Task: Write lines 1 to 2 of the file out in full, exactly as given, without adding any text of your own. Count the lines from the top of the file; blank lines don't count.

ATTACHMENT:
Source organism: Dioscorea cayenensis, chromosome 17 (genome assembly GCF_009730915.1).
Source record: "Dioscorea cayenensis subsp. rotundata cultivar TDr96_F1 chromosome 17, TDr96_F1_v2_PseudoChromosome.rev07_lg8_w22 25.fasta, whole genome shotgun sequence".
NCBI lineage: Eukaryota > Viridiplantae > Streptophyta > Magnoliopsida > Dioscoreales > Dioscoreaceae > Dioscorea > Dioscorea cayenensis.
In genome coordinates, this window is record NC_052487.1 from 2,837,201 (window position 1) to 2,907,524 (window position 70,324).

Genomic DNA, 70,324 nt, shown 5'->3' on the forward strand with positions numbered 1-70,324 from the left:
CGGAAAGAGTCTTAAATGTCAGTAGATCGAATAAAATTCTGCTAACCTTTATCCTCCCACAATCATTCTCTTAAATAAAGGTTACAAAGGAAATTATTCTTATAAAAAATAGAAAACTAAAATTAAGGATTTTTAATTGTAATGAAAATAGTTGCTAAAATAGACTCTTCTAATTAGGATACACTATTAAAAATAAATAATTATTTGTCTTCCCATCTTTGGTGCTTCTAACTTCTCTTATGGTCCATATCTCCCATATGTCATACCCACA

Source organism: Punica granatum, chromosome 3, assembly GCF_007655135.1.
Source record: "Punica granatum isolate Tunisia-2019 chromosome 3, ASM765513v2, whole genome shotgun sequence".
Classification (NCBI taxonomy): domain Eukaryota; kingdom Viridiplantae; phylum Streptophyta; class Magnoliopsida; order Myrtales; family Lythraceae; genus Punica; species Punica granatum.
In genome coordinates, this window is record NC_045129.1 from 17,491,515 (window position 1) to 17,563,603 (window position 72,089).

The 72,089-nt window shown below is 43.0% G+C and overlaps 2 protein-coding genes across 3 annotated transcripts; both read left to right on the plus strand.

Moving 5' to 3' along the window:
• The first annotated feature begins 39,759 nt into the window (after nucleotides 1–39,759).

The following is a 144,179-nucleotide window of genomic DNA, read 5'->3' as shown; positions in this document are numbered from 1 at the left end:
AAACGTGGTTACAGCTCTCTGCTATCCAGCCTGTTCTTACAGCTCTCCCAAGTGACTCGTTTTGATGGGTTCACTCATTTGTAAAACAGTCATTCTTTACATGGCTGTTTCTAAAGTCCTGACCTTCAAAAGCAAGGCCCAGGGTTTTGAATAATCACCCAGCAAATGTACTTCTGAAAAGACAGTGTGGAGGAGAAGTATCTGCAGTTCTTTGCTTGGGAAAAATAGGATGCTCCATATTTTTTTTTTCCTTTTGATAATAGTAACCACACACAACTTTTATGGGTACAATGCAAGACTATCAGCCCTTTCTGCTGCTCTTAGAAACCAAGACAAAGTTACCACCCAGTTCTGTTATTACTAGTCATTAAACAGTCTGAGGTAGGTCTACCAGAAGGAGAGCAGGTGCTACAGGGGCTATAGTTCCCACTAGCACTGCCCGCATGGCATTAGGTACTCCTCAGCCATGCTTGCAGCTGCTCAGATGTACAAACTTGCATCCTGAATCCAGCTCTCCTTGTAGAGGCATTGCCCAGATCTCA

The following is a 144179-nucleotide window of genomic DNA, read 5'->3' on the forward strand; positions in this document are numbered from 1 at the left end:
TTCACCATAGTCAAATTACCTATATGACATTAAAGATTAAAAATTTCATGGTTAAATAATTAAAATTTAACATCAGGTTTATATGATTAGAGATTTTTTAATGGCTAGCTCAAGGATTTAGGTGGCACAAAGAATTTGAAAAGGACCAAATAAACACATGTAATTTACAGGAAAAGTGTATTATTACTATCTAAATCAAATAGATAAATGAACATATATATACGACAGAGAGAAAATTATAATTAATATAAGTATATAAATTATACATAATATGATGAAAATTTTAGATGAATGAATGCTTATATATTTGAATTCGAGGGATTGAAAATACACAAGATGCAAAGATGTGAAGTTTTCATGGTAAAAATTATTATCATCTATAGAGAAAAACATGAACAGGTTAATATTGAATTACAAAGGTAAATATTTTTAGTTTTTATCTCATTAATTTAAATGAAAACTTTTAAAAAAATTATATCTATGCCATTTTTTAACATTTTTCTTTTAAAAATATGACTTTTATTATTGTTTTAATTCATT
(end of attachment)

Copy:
Source organism: Dioscorea cayenensis, chromosome 17 (genome assembly GCF_009730915.1).
Source record: "Dioscorea cayenensis subsp. rotundata cultivar TDr96_F1 chromosome 17, TDr96_F1_v2_PseudoChromosome.rev07_lg8_w22 25.fasta, whole genome shotgun sequence".